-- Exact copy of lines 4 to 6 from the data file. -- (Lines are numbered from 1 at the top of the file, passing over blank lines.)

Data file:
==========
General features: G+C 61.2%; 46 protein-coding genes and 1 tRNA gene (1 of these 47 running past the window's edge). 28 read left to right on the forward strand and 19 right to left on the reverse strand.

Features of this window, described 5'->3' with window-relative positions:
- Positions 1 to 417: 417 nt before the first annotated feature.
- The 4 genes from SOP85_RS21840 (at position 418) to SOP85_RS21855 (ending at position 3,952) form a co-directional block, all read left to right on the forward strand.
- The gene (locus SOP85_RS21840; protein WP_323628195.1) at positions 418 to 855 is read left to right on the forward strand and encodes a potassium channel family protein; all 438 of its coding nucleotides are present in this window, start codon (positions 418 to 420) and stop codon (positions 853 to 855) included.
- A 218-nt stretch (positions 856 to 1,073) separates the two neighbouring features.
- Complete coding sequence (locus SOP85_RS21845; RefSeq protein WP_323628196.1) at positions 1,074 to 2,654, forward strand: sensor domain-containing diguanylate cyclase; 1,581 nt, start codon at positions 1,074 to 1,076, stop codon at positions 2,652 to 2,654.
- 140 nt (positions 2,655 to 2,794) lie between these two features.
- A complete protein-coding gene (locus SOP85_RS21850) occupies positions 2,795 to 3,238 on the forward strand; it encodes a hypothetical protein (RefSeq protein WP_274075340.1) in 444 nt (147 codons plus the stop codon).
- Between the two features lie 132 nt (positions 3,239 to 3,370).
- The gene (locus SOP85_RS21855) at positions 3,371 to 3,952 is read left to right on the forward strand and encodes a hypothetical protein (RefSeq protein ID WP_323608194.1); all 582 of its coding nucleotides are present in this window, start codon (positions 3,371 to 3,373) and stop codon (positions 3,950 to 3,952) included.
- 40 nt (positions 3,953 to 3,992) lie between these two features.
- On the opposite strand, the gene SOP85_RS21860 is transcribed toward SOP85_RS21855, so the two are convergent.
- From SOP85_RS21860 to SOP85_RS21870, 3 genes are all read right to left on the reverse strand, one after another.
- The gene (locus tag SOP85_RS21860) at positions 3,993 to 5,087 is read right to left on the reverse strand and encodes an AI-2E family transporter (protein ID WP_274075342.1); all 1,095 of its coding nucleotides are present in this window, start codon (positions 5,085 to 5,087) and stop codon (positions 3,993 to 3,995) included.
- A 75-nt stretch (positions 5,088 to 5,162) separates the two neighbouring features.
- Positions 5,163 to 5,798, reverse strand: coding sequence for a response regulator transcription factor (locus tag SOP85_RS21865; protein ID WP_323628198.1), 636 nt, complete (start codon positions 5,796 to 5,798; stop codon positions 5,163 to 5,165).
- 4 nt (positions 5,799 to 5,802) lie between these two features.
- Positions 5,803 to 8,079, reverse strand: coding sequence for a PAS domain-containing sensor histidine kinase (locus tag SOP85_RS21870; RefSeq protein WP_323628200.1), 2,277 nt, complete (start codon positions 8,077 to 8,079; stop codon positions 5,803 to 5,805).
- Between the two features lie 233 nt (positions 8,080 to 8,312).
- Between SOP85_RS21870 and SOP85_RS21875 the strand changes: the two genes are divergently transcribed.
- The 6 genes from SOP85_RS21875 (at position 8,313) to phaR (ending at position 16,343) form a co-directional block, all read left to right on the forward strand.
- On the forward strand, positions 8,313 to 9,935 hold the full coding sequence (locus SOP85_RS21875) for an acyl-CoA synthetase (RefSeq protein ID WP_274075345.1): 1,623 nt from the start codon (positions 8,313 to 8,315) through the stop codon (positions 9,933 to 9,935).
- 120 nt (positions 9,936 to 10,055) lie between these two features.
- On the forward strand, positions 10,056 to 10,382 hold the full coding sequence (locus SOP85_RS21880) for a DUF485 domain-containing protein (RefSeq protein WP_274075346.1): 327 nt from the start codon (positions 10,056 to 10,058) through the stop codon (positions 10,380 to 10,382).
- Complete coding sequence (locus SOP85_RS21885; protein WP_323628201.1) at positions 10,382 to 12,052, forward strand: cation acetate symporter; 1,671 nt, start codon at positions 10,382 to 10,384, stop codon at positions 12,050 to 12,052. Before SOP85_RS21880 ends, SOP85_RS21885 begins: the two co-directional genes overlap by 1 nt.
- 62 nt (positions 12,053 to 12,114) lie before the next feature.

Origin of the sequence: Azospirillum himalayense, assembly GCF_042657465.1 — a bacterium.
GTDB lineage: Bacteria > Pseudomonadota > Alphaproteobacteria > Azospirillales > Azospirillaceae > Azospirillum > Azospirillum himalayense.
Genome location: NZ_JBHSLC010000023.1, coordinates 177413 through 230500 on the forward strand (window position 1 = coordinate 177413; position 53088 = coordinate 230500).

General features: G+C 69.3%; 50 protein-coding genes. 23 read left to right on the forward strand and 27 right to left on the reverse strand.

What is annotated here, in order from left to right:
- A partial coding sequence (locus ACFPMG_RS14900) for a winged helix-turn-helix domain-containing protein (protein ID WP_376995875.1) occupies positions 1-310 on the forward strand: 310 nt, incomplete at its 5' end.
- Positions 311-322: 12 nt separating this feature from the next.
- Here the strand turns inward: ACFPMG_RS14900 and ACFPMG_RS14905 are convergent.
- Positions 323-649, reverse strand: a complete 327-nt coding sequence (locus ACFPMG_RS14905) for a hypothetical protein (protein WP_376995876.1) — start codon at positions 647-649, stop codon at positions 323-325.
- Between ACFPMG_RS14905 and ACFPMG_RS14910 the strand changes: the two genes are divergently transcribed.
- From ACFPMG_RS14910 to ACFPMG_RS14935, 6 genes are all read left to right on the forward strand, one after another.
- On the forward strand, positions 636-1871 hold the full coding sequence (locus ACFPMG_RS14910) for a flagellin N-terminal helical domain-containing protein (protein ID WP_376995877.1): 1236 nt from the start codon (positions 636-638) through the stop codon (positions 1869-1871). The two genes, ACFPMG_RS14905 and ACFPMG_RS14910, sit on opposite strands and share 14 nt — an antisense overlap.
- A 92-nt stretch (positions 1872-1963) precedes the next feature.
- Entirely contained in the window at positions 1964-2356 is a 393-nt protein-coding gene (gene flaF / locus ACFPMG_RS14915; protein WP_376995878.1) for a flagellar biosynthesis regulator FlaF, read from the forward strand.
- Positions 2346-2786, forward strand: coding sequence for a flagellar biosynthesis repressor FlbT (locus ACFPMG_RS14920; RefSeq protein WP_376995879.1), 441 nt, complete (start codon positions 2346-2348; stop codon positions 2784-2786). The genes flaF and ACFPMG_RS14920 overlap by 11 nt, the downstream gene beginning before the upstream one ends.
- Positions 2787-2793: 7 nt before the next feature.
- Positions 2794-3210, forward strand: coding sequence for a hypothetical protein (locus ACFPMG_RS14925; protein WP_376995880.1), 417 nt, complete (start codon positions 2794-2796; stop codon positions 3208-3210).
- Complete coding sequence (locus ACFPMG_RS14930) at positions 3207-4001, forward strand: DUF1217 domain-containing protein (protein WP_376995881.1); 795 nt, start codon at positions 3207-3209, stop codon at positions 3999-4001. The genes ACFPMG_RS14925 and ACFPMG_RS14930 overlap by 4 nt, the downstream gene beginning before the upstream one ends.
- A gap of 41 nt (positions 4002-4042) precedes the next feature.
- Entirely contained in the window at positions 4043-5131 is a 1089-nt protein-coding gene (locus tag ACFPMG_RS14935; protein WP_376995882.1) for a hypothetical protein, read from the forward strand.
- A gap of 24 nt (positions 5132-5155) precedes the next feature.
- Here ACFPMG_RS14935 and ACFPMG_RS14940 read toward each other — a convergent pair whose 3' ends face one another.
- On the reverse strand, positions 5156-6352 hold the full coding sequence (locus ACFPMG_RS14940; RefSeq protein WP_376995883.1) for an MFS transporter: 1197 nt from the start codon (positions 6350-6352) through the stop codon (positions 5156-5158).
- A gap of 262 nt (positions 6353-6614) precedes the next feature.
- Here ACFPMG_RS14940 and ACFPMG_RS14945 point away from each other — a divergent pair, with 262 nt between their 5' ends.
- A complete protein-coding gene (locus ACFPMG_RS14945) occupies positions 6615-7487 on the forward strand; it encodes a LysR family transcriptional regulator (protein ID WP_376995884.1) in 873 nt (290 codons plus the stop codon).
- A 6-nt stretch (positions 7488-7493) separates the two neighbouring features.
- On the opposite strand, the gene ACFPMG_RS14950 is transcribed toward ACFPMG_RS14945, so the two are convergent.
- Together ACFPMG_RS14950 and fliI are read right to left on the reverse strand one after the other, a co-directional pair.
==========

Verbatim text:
- The 4 genes from SOP85_RS21840 (at position 418) to SOP85_RS21855 (ending at position 3,952) form a co-directional block, all read left to right on the forward strand.
- The gene (locus SOP85_RS21840; protein WP_323628195.1) at positions 418 to 855 is read left to right on the forward strand and encodes a potassium channel family protein; all 438 of its coding nucleotides are present in this window, start codon (positions 418 to 420) and stop codon (positions 853 to 855) included.
- A 218-nt stretch (positions 856 to 1,073) separates the two neighbouring features.